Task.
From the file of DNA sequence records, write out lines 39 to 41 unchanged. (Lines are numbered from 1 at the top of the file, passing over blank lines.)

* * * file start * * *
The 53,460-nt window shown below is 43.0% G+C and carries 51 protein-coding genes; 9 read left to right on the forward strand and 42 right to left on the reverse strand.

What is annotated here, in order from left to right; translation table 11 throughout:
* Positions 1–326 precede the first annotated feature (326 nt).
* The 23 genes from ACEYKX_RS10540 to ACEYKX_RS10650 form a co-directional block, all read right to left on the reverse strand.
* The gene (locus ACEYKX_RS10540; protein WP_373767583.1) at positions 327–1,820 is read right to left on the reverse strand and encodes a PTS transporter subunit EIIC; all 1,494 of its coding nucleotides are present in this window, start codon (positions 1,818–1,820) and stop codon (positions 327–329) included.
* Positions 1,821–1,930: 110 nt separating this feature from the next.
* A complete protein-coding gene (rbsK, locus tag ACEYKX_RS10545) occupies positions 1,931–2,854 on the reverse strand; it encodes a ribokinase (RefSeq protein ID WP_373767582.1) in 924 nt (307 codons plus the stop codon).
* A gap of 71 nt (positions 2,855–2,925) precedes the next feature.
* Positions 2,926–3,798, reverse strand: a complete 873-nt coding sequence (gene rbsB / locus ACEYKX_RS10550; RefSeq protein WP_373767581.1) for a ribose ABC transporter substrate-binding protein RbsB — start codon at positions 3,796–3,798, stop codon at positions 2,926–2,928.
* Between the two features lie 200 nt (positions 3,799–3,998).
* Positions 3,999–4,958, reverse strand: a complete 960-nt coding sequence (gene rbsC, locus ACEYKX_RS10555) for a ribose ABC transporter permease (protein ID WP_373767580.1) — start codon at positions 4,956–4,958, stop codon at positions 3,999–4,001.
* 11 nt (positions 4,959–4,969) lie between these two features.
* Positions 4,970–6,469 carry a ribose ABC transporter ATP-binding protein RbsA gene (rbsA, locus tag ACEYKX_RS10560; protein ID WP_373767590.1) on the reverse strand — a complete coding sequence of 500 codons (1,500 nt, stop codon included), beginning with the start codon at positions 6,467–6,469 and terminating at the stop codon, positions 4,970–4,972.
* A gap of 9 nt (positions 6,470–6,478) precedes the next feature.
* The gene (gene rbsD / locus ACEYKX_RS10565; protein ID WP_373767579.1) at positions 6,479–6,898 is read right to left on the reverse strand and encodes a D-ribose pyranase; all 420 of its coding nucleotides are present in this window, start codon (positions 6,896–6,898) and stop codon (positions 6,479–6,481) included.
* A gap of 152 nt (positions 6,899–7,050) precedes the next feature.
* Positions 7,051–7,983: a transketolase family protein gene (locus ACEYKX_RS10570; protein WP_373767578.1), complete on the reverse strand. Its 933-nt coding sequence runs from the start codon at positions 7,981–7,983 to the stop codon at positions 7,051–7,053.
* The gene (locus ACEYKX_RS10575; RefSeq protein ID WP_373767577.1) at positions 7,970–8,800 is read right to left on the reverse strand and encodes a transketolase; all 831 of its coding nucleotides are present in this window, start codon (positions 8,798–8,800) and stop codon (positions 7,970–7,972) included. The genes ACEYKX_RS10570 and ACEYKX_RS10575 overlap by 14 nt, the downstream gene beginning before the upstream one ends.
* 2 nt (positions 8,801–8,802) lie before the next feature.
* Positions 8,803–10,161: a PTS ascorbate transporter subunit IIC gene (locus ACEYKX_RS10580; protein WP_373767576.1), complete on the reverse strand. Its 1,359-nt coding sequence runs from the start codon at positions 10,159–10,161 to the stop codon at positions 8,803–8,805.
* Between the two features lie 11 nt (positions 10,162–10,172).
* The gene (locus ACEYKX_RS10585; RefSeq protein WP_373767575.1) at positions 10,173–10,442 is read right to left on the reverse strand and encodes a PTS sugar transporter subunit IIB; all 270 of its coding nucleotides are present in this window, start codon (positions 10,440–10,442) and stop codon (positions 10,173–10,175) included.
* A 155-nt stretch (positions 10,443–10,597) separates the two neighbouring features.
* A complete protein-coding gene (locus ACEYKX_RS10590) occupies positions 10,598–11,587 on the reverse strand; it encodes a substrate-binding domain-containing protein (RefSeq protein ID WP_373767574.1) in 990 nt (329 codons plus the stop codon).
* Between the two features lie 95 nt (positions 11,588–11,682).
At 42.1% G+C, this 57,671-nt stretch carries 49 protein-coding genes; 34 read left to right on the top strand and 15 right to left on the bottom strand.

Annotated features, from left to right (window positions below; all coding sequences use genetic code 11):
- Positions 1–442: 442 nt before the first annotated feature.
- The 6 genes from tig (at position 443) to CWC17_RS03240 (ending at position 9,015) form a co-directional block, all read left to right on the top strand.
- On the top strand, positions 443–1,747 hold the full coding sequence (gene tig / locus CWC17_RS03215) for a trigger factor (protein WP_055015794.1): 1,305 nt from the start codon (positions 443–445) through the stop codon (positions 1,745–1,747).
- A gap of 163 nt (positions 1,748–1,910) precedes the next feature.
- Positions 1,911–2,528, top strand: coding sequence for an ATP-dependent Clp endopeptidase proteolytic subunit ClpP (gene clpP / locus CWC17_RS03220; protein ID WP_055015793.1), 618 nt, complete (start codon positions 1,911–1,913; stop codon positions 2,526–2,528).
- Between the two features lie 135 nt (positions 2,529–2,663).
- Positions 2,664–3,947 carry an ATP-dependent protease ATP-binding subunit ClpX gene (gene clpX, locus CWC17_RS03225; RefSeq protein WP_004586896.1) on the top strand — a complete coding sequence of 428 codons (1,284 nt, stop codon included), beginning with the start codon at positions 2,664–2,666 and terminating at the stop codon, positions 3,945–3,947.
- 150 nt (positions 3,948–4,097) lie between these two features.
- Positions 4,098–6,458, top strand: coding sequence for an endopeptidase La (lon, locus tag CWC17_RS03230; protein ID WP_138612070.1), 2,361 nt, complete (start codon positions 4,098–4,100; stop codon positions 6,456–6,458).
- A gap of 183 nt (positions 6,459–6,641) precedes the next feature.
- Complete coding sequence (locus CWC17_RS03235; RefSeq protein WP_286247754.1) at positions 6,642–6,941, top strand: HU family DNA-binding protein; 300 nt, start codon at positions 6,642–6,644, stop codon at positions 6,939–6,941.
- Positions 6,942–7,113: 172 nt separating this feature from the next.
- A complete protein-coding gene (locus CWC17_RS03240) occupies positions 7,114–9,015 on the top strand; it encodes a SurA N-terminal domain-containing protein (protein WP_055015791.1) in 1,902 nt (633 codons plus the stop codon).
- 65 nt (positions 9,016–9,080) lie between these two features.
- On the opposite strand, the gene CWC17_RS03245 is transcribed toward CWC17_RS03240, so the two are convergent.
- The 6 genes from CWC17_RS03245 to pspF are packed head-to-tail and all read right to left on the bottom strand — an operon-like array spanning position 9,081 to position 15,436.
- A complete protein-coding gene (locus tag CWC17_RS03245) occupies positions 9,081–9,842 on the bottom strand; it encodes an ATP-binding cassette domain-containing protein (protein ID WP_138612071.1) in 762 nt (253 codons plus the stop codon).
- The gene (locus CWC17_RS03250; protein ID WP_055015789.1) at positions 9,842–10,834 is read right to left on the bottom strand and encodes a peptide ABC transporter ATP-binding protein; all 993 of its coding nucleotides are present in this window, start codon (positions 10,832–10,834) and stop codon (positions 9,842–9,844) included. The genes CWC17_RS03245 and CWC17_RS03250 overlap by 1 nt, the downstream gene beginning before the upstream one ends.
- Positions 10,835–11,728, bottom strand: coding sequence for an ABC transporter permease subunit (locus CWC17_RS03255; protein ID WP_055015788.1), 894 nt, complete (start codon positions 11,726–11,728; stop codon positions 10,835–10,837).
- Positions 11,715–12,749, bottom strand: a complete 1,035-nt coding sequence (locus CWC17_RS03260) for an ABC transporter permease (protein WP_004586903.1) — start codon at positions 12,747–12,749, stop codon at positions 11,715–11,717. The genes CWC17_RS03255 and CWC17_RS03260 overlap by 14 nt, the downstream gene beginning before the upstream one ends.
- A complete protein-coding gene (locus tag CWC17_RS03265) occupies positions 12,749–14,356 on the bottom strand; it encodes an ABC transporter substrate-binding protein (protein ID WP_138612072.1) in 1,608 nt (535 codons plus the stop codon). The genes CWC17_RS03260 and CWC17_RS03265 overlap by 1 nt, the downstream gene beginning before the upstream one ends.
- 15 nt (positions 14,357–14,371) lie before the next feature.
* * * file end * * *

- Positions 6,942–7,113: 172 nt separating this feature from the next.
- A complete protein-coding gene (locus CWC17_RS03240) occupies positions 7,114–9,015 on the top strand; it encodes a SurA N-terminal domain-containing protein (protein WP_055015791.1) in 1,902 nt (633 codons plus the stop codon).
- 65 nt (positions 9,016–9,080) lie between these two features.